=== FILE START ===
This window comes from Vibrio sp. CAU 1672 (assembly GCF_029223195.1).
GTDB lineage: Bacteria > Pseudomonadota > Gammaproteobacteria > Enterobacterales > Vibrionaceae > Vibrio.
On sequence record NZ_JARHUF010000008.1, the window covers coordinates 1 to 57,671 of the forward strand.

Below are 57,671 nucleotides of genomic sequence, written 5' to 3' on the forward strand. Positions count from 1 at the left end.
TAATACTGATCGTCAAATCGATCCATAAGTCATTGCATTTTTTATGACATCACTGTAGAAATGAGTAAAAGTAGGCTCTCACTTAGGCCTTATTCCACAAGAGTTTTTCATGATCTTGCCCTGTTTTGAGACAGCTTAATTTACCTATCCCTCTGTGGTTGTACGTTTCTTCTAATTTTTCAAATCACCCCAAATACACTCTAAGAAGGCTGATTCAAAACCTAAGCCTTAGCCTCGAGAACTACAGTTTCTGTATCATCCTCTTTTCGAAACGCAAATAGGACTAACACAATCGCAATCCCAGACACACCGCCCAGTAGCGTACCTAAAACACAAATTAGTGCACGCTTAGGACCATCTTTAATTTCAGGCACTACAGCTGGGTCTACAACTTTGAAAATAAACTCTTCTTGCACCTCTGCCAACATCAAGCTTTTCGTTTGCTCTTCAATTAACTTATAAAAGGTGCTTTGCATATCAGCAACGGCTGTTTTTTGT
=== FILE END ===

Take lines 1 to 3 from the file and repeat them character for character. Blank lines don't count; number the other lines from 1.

This window comes from Vibrio sp. CAU 1672 (assembly GCF_029223195.1).
GTDB lineage: Bacteria > Pseudomonadota > Gammaproteobacteria > Enterobacterales > Vibrionaceae > Vibrio.
On sequence record NZ_JARHUF010000008.1, the window covers coordinates 1 to 57,671 of the forward strand.